Skip to main content

The Hospital Disability Syndrome

Ken Covinsky previously posted on GeriPal a while back about the dangers of hospitalization in older adults.   Ken notes in that post that hospitalization is a vulnerable period leading to major new disability for many older adults.  More recently, Ken, GeriPal contributor Bree Johnston, and honorary GeriPal member Edgar Pierluissi authored a terrific article about hospital-associated disability in one of those pre-blogging era, old-fashioned periodicals...JAMA.

I'm not going to be able to sum up this meaty piece of scholarship in this post.  Let me say only that if you care for hospitalized older adults, and can only read one article that changes for the better how you care for them, this would be that article.   Let me relay some of the disruptive perspectives offered:

  • Move over traditional geriatric syndromes, and make way for the newcomer:  hospital-associated disability should be considered a geriatric syndrome (the "hospital disability syndrome").  Hospital-associated disability shares hallmark features with the well-established geriatric syndromes, such as falls, delirium, and incontinence.  The etiology of hospital-associated disability is nearly always multifactorial.  These syndromes occur in older adults who have accumulated impairments across multiple domains, and are vulnerable to the stress of an acute illness or hospitalization.  
  • Stop using "the one-point restraint."  By that they mean a urinary catheter (Foley).  Much of what is routine about hospitalization impairs older adults ability to recover and promotes additional functional decline.  Some key examples: bed rest to prevent falls (immobility leading to loss of function), diphenhydramine to help the patient sleep (delirium leading to loss of function), and a urinary catheter (restraint leading to immobility leading to loss of function).  They suggest that the benefits of accurate measurement of urinary output with a catheter are outweighed by the risks of infection and immobility in the elderly.  Next time you admit that 80 year old with a CHF exacerbation, rely on daily weights rather than putting in a catheter.  Help them walk to the scale.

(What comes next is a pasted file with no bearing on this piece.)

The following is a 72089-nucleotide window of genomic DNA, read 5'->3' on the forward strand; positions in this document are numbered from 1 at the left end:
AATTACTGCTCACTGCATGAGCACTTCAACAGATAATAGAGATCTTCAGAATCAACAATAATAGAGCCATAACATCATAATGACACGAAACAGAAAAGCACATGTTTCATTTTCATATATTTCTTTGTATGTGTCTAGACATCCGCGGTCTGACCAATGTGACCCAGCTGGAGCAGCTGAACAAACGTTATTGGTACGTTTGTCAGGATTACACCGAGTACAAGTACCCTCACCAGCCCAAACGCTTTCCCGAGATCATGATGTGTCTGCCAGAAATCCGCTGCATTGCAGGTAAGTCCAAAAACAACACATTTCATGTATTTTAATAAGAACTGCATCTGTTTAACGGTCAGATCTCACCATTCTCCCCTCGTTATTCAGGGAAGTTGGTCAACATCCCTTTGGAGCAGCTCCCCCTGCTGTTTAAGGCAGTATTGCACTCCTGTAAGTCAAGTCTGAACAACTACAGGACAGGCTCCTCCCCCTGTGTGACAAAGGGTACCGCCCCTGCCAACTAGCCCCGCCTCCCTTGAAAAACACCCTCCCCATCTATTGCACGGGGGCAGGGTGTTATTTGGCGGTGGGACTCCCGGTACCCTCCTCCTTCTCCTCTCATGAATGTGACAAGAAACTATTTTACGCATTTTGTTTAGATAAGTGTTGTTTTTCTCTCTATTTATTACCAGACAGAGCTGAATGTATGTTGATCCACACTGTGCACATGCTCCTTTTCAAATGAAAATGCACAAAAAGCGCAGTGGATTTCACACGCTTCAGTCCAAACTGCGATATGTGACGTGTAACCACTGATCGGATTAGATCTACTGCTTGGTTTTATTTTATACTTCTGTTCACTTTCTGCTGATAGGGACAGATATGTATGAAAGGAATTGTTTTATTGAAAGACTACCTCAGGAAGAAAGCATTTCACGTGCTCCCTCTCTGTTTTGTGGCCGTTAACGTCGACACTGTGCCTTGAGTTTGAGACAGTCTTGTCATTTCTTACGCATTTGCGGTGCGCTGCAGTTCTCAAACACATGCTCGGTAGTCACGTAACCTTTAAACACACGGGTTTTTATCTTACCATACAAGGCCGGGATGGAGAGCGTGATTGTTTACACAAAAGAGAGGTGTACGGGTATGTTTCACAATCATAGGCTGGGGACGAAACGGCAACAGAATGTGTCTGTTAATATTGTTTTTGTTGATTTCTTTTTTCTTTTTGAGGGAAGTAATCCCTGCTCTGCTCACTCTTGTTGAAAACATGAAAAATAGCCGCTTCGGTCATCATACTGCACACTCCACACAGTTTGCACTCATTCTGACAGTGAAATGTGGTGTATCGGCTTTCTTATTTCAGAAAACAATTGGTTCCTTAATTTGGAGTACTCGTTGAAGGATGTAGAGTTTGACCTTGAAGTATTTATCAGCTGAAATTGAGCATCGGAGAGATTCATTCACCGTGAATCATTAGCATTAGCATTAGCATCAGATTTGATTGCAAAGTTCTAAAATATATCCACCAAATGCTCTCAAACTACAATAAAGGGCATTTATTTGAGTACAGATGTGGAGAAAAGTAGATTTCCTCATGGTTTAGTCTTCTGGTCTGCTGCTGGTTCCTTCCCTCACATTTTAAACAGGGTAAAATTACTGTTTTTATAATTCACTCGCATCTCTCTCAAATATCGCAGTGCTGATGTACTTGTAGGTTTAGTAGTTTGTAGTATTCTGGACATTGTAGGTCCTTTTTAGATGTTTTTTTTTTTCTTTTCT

• Let them eat food, and food with taste.  Have you ever had a no-salt, low carb, fat free meal?  How about being offered that for breakfast, lunch, and dinner for days on end?  No wonder nutritional status drops quickly with hospitalization, and that doesn't even count the nothing by mouth (NPO) order that older adults are often slapped with until the speech and swallow folks can assess them (on hospital day 3).
  • "Discharge rounds" should be renamed "going home rounds."  "Discharge" is utilization focused, and aligns with the hospital's financial interests, as they are generally paid a set amount of money for a given admitting diagnosis.  The shorter the hospitalization, the greater the profit for the hospital.  "Going home rounds," in contrast, is patient centered, and recognizes that return home from hospitalization is an important transition that requires proper planning and support.
  • Mortality is high for older adults with hospital-associated disability.  As high as 40% at one year!  Palliative care should be a key part of the care plan.  So what is palliative care for disabled elders?  Yes, pain is mentioned, but so are several features that certainly weren't on the palliative care boards when I took them last year: motorized scooters to make getting around easier; home modifications such as support bars and a shower chair to promote independence at home; and paratransit services to facilitate independence outside of the home.  These features support disabled older adults' dignity at a vulnerable time, in what may their last months of life.  Sounds like palliative care to me.

by: Alex Smith


Anonymous said…